States’ Rights panel advances Speaker’s contingency plan for spending cuts
Published: February 19th, 2013
OKLAHOMA CITY — The States’ Rights Committee, a new panel in the Oklahoma House of Representatives, on Feb. 19 advanced Speaker of the House T.W. Shannon’s proposal to require state government managers to anticipate reductions in federal revenues for their agencies.
Shannon has described his measure, House Bill 1917, as an effort “to prepare the state for a major cut in federal funding and still maintain core services for the people of Oklahoma.” In response to questions from House members at the hearing, Shannon said it would be effective at the turn of the fiscal year, on July 1.
A later release from Shannon clarified that the measure could, if passed by both House and Senate with sufficient majorities and signed by the governor, go into immediate effect.
Although federal sequestration (automatic spending cuts) could be triggered on March 1, the Lawton Republican’s proposal is aimed at the longer term. A summary of the measure from the Speaker’s office said the measure would direct agencies “to report and prioritize all federal funding. The bill also mandates all state agencies to create a contingency plan in preparation of a 25 percent reduction in federal funds.”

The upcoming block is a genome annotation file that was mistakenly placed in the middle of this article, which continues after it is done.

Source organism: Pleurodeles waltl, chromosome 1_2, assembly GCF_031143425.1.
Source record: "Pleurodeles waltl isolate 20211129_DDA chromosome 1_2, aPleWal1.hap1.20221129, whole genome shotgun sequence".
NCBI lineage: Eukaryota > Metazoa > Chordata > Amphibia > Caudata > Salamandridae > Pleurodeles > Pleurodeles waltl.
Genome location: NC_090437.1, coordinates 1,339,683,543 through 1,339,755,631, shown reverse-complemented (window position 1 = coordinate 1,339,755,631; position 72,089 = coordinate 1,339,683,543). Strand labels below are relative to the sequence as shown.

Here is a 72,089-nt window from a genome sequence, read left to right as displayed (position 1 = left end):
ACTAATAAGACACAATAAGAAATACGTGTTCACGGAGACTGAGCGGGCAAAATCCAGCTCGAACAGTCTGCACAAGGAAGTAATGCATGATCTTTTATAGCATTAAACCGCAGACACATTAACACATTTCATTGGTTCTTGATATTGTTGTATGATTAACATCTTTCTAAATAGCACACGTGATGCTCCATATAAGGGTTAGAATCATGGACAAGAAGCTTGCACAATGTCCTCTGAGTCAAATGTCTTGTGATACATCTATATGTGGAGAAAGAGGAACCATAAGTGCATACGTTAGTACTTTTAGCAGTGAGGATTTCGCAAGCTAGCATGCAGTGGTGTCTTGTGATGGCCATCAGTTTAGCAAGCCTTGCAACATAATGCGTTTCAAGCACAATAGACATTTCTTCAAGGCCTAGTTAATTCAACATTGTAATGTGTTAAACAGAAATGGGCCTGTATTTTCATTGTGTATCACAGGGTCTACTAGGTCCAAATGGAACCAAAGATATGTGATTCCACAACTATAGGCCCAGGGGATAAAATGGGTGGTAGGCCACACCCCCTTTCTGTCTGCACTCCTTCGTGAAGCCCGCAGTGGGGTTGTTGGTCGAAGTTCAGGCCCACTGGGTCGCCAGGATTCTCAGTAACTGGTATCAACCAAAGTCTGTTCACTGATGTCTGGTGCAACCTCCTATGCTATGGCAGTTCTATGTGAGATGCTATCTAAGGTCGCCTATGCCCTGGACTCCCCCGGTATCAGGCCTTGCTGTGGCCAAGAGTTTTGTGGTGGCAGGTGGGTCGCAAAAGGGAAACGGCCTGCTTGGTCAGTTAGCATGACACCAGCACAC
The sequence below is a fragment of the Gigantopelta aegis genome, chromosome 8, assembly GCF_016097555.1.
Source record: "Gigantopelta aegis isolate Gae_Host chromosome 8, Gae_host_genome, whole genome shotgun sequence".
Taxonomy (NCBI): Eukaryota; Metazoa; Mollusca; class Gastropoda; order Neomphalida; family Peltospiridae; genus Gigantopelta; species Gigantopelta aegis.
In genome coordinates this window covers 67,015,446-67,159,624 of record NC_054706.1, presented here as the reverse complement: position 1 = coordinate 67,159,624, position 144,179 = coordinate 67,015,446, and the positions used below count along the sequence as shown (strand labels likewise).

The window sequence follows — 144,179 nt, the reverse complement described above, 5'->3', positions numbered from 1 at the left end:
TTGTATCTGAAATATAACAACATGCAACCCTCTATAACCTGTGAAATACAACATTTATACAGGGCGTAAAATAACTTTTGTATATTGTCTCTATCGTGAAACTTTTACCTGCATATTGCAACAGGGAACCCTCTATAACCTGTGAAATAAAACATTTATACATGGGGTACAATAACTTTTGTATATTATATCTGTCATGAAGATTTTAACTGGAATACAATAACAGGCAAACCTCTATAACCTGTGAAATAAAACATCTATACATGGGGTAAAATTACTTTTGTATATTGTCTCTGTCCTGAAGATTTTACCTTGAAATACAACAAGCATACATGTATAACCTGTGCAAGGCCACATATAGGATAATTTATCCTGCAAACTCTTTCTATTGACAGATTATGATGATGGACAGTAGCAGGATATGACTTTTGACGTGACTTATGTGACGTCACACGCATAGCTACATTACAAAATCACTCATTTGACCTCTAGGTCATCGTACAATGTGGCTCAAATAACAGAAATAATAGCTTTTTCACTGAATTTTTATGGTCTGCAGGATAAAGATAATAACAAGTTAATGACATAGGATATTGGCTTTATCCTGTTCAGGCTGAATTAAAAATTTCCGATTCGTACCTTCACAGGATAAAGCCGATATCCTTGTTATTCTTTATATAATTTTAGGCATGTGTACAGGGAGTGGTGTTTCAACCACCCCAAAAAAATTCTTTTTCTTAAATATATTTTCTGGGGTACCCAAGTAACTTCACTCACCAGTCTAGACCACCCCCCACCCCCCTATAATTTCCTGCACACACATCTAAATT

Before advancing the bill, members approved an amendment from Committee Chairman Lewis Moore, an Arcadia Republican, which he said would clarify for legislators the “terms and conditions” attached to use of federal money.
Democratic members of the Committee expressed concerns that the Speaker’s bill could become a vehicle for broader matters. State Rep. Ed Cannaday, a Porum Democrat, asked the Speaker if state agencies “have the authority to prioritize use of federal money?” His fellow Democrats — Kay Floyd of Oklahoma City and Kevin Matthews of Tulsa — expressed concern that the measure would become a mechanism for refusal of certain federal monies.
Shannon told Rep. Floyd, “There are no plans to refuse federal money in this bill.” He said the intention is to compel agency planning “for cuts if they become necessary.” The Speaker said that based on the results of his Interim Study of federal funding issues, he was “confident of the ability of the agencies to account for federal money” and become prepared for possible cuts.
State Rep. Mike Reynolds of Oklahoma City, asked why agencies that do not receive federal money were left out of the contingency planning. Shannon said his purpose was to require state agency planning for possible cuts when it comes to “federal money only.”
In the end, Shannon’s proposal drew a 9-1 bipartisan majority, with only state Rep. Mike Shelton, an Oklahoma City Democrat, in opposition. Reynolds, not a member of the panel, participated in questioning but did not vote.
Shannon thanked members of their support.
In a statement circulated to reporters after vote, he said, “The federal spending machine has spiraled out of control, and the Congress and the President are either incapable or unwilling to do what needs to be done. The endless mandates and the lack of leadership from Washington, D.C. have left the states dangerously dependent on federal funds and on the verge of a fiscal emergency.”
H.B. 1917 now moves to the Calendar Committee, which will decide on the timing of consideration by the full House.